Friday, July 27, 2018

Why Vince Cable's idea of a leader outside parliament won't work

It transpires that Vince Cable's plan of "opening the doors, ceasing to be an inward-looking, membership club and broadening out" goes much further than we realised.

As the Daily Mirror told us last night
Vince Cable has hatched a secret plot to pave the way for a non-MP lead the Lib Dems. 
He wants to scrap or amend an obscure part of the party’s constitution which states only an MP can take the helm. 
The move, which is likely to be put to the party after summer recess and could be debated at the annual conference in Brighton in September, would mean a non-politician could become leader, scuppering ambitions of Sir Vince’s rivals on the Commons’ benches. 
One potential name in the frame is campaigner Gina Miller, who took the Government to court over Brexit last year.
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For a more gossipy take on the same story, see Patrick Maguire in the New Statesman.

I can see the appeal of persuading high-profile figures with liberal beliefs to join the party. We are in a trough at present - the idea that we are doing wonderfully well in local elections rests arises largely from confirmation bias - so we badly need an infusion of pizzazz and brio.

Moreover, local politics often works this way round. You first identify people in the community who have sympathetic beliefs and are well known, and then persuade them to join the party and become council candidates.

But would a leader outside parliament work? I think not.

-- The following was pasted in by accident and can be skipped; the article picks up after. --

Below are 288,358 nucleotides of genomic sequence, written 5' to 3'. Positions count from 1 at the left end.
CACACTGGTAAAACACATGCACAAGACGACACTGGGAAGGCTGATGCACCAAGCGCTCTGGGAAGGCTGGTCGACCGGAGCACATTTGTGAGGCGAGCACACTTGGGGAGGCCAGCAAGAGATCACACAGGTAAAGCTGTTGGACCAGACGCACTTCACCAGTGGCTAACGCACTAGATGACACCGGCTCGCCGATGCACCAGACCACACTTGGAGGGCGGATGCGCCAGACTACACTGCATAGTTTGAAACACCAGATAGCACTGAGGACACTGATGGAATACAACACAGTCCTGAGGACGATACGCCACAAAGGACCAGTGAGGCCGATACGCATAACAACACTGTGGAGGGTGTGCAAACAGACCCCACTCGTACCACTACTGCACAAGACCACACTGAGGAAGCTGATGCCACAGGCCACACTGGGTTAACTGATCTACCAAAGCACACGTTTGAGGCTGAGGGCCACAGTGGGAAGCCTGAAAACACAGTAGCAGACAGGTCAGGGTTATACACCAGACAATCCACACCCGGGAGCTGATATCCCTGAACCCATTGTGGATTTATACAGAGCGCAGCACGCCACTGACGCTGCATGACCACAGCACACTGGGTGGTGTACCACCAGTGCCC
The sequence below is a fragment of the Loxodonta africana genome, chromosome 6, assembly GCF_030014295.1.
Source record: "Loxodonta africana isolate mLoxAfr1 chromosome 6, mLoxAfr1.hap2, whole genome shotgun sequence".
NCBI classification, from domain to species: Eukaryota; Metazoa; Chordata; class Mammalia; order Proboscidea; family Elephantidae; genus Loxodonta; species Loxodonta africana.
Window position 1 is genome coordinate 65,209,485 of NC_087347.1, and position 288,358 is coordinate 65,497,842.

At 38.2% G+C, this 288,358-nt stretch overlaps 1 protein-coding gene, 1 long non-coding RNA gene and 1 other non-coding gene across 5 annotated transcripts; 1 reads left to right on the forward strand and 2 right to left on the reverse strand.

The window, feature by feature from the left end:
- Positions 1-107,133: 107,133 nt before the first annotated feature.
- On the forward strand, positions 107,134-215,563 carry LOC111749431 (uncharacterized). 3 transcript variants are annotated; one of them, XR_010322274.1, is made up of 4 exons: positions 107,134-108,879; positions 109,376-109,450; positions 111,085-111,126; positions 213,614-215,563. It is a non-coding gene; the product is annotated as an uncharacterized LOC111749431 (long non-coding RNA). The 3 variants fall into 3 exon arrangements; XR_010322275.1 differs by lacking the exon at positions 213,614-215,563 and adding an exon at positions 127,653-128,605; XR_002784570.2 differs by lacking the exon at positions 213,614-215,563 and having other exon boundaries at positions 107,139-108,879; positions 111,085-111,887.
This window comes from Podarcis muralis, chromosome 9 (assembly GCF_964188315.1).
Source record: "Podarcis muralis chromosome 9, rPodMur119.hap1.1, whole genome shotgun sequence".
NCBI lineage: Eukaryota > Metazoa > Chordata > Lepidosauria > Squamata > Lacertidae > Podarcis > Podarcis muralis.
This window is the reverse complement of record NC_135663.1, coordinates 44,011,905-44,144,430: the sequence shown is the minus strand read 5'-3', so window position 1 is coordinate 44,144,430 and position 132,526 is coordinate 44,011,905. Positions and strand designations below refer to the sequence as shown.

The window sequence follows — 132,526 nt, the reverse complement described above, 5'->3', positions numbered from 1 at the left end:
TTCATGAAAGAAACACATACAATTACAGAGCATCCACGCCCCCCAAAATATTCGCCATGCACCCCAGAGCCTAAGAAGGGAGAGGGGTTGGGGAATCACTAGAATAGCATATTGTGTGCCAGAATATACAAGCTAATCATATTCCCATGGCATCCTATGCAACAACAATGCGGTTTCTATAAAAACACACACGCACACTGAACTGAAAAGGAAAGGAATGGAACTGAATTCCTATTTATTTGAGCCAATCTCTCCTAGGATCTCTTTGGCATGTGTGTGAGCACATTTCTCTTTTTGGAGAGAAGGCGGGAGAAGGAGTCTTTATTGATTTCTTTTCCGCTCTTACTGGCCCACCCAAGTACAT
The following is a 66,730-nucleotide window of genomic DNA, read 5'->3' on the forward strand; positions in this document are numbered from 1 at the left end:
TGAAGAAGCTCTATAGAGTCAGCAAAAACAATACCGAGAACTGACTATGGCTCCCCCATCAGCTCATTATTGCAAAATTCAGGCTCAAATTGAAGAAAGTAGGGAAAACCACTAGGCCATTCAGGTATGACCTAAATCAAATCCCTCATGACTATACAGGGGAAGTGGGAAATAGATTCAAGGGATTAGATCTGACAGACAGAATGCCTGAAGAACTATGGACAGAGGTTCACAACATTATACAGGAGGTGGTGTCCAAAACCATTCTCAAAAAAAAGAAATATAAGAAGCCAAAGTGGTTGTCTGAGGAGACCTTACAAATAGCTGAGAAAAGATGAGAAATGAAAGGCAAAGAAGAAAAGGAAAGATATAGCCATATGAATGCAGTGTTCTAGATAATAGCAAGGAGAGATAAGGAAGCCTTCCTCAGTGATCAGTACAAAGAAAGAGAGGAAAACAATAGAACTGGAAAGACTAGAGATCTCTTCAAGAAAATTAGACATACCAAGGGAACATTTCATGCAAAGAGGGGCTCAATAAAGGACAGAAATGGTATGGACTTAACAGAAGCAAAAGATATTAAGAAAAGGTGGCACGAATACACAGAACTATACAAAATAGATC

That leader, assuming the Liberal Democrats still have pretensions to power, would have to get themselves elected to the Commons sooner rather than later.

We don't have safe seats where we can engineer a convenient by-election (not even Twickenham). Even if we did, the voters don't like being taken for granted in this way. Just ask Patrick Gordon-Walker - one for the teenagers there.

So Gina Miller, or whoever it is, would have to try to gain a seat at the general election at the same time as leading the party's national campaign. And all that with little experience of party politics.

Even if we Lib Dem members wanted it to work, it sounds pretty unlikely to be successful.

Oh, and then there is this tweet...

1 comment:

Anonymous said...

A blog called Liberal England can be forgiven for being Anglocentric to some extent, however, why shouldn't the leadership of a party that claims to be federal be opened up to AMs and MSPs? Why should they be excluded when ultimately it is the membership that would get to decide if they were elected or not? The idea that all power resides in Westminster is outdated by nearly two decades. Why should it always be that the party fields reserve league calibre candidates in Welsh Assembly and Scottish Parliament elections? The UK's third party has its leader as an MSP, demonstrating it can work and that being in another parliament does not mean they necessarily have a diminished profile on the UK stage.